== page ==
Tomato Juice Can Chicken, Baked Potato w/ Lemon & Chive Yogurt, Chinese Eggplant, Yu Choy
August 12, 2008
Ahh, roasting whole animals. There’s something so elemental about it.
Tomato Juice Can Chicken:
Seasoning Rub for Chicken:
- black pepper corns
- mustard seeds
- coriander seed
- dried rosemary
- dried ancho chile
- onion powder
- a big clove of garlic
- – grind in coffee grinder –
- stir in with:
- a whole lot of brown sugar
- a couple tbsps. of olive oil
- a little white wine vinegar
- rub all over the inside and outside of the chicken
Roasting the Chicken: After the the rub had a couple of hours to try to soak into the chicken in the refrigerator, I put it out on the counter to warm up for a half hour or so. Then I thought, “You know, what I want to do is a beer can chicken – in a regular oven.” But, alas a dark moment has arrived and I don’t have any beer. I don’t buy soda – because it’s disgusting – and that eliminates most cans. I also figured, really, that a can of water would do just as well as a can of anything. And, if I’d had beer, substituting water for it would mean I’d get to drink the beer for myself… What I did have, however, was a can of tomato juice I picked up as a free sample, because it was free. Not only that, but the small tomato juice can is a lot easier to get into the chicken’s butt than 12 oz. of beer.
- I laid out a round pizza pan for the base.
- Very unceremoniously shoved an open can of tomato juice into the chicken’s, um, bottom hole.
- Stood the newly violated chicken up on the pizza pan, with the can serving as a stand.
- Then, I covered the standing chicken with my largest pot, as sort of a makeshift dutch oven.
- Put into a preheated 350ºF oven for a while (I lost track of time, as usual)
- When I checked the internal temperature of the chicken and it looked as if it wouldn’t be done in time, I turned up the heat to 400ºF.
- After about 20 more minutes, the temperature inside the dear bird had shot way up to 170ºF. Whoa. (I was shooting for 160ºF.) So, I took it out and let it rest. (It was still juicy.)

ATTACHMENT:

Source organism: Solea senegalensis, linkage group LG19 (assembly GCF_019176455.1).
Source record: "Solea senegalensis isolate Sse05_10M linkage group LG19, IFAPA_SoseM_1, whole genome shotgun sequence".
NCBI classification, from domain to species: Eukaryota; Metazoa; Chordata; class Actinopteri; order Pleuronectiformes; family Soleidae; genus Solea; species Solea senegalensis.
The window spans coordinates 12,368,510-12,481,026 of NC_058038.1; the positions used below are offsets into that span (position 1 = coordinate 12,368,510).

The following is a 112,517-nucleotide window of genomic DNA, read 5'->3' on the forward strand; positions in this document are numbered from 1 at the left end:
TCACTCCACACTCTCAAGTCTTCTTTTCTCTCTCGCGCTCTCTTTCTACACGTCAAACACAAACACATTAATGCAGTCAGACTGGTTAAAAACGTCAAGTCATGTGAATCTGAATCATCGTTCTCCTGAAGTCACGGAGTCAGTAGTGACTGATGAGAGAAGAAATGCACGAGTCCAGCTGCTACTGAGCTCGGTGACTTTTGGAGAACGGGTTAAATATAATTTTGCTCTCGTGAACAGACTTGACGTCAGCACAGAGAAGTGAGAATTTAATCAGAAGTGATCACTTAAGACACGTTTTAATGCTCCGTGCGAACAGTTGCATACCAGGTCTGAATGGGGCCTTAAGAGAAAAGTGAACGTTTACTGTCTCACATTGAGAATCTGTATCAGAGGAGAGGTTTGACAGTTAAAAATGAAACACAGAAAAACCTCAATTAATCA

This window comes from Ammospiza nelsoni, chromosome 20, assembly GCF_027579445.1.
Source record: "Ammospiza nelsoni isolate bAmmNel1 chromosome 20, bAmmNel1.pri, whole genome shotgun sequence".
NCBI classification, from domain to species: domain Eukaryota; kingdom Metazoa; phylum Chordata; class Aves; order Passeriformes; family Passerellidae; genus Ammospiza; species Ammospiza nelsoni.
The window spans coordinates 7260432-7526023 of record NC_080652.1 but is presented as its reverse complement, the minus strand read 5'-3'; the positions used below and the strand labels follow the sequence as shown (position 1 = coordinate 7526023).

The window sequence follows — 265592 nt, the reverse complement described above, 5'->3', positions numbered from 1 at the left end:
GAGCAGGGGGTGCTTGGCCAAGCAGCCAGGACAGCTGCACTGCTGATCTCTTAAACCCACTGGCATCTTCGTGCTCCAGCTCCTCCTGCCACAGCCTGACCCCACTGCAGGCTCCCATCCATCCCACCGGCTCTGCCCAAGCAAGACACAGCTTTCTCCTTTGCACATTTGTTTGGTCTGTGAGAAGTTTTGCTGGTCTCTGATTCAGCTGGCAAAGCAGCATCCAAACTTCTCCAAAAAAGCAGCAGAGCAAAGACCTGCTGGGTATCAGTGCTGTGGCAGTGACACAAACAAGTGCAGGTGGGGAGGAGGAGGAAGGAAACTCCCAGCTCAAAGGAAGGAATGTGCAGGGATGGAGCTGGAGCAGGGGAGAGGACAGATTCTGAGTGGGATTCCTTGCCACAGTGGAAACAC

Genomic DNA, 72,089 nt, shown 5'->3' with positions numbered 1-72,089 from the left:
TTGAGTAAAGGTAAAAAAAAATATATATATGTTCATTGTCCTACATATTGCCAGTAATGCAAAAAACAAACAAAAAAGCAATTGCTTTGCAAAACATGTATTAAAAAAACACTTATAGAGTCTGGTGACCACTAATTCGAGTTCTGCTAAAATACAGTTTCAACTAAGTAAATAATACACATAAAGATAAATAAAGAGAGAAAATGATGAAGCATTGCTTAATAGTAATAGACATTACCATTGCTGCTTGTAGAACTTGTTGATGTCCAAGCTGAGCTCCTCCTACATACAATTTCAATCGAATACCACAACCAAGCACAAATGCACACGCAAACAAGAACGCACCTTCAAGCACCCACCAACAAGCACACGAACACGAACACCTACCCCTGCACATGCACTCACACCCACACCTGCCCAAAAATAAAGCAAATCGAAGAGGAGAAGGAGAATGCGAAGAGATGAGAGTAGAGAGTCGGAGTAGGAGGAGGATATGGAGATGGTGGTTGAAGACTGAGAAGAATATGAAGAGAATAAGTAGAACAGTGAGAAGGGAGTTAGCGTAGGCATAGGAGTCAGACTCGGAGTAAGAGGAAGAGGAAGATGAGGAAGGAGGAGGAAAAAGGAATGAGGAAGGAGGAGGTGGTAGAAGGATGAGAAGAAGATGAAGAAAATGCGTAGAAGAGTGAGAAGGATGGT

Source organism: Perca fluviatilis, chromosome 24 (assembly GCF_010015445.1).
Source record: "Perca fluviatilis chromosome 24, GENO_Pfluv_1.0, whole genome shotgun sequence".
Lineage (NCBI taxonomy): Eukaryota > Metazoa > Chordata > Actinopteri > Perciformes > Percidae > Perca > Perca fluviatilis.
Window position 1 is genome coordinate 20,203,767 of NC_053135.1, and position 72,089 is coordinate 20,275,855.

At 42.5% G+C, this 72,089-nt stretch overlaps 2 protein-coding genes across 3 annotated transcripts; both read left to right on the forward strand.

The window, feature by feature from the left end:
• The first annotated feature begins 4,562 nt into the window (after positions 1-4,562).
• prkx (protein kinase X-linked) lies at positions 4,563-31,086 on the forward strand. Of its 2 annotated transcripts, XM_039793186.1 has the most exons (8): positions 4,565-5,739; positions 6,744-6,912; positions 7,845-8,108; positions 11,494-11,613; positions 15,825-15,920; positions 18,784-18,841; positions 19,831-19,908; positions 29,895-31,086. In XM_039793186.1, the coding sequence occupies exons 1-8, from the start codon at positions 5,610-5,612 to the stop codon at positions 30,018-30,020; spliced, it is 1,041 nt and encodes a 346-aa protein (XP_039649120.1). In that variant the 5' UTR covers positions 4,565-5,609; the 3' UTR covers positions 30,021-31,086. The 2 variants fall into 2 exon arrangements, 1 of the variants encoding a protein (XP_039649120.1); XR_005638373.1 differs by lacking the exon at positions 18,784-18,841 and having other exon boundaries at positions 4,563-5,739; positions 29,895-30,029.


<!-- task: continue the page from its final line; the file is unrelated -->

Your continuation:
Baked Potato with Lemon & Chive Yogurt:
- I put the potatoes into the oven along with the chicken until I could stick a fork into them with ease.
- I used the Zen timing method. That is, if you’re aware of your one-ness with the process, everything will be fine. If you’re not, you’re going to burn your dinner. Good luck.
- Finely chopped a small handful of chives (which appear to be almost done for the summer).
- Grated off about three passes with a microfile worth of lemon zest.
- Stirred them into about a ½ cup of yogurt.
- Sprinkled in a dash of salt.
- I washed it…
- Heated a tiny amount of oil in a pan with tall sides.
- Threw in two cloves of minced garlic.
- Sautéed for about 45 seconds.
- Added in all the yu choy.
- Sprinkled with salt.
- Put a lid on it.
- Occasionally wandered over and turned over the yu choy with tongs to prevent the bottom veggies from burning, although if some slight char enters the picture, that’s good.
- Stopped cooking them when the stems were tender
Chinese Eggplant: I don’t know why exactly, but I always screw up eggplant. I just keep trying. This time was just OK. I found a recipe here: allrecipes.com/Recipe/Hot-and-Sour-Chinese-Eggplant/. My version accommodated the ingredients I have.
- I cut the Chinese eggplant into rounds, then soaked them in water for a while.
- made sauce:
- a couple of tbsps. soy sauce
- 1 tbsp white wine vinegar
- 1 tbsp sugar
- a big glob of chili sauce
- 1 tsp cornstarch
- a few drips of sesame oil
- 1 tbsp vegetable oil
- heated a tiny bit of oil in a pan
- sautéed the eggplant until it seemed tender
- poured in the sauce and stirred around until it became a glaze
Good: The chicken was very juicy despite having been cooked to too high a temperature. The can of liquid inside of it with the makeshift dutch oven/steam trapping chamber did wonders. I’m also glad I had a small-size tomato juice can to use. Because, fitting a whole 12 oz. can inside of a chicken takes a bit of butchering and indelicate force. Then, the lemon & chive yogurt was a real crowd pleaser. I mean, sure, yogurt is obviously a substitute for sour cream. But, I think it’s just as good and certainly lower in fat.
Bad: The eggplant was a bit salty. And, I tried to cook too much in the pan – so that the eggplant ended up being cooked unevenly. Also, the truth of the matter is that regular American supermarket chicken doesn’t taste like anything. It just doesn’t. It’s sad, although cheap. If you can afford it (and I can’t really), you should buy some farmer’s market or upscale shop free range, etc. chicken. And, if you’ve never eaten a chicken that lived a semi-normal bird’s life, you should spend the extra money just once so that at least you know what you’re missing. And, on a final note, I had intended to remove the pot-turned-dutch-oven for the last bit of roasting to help crispen the skin. It was fine without it, but it would have been better had I done it.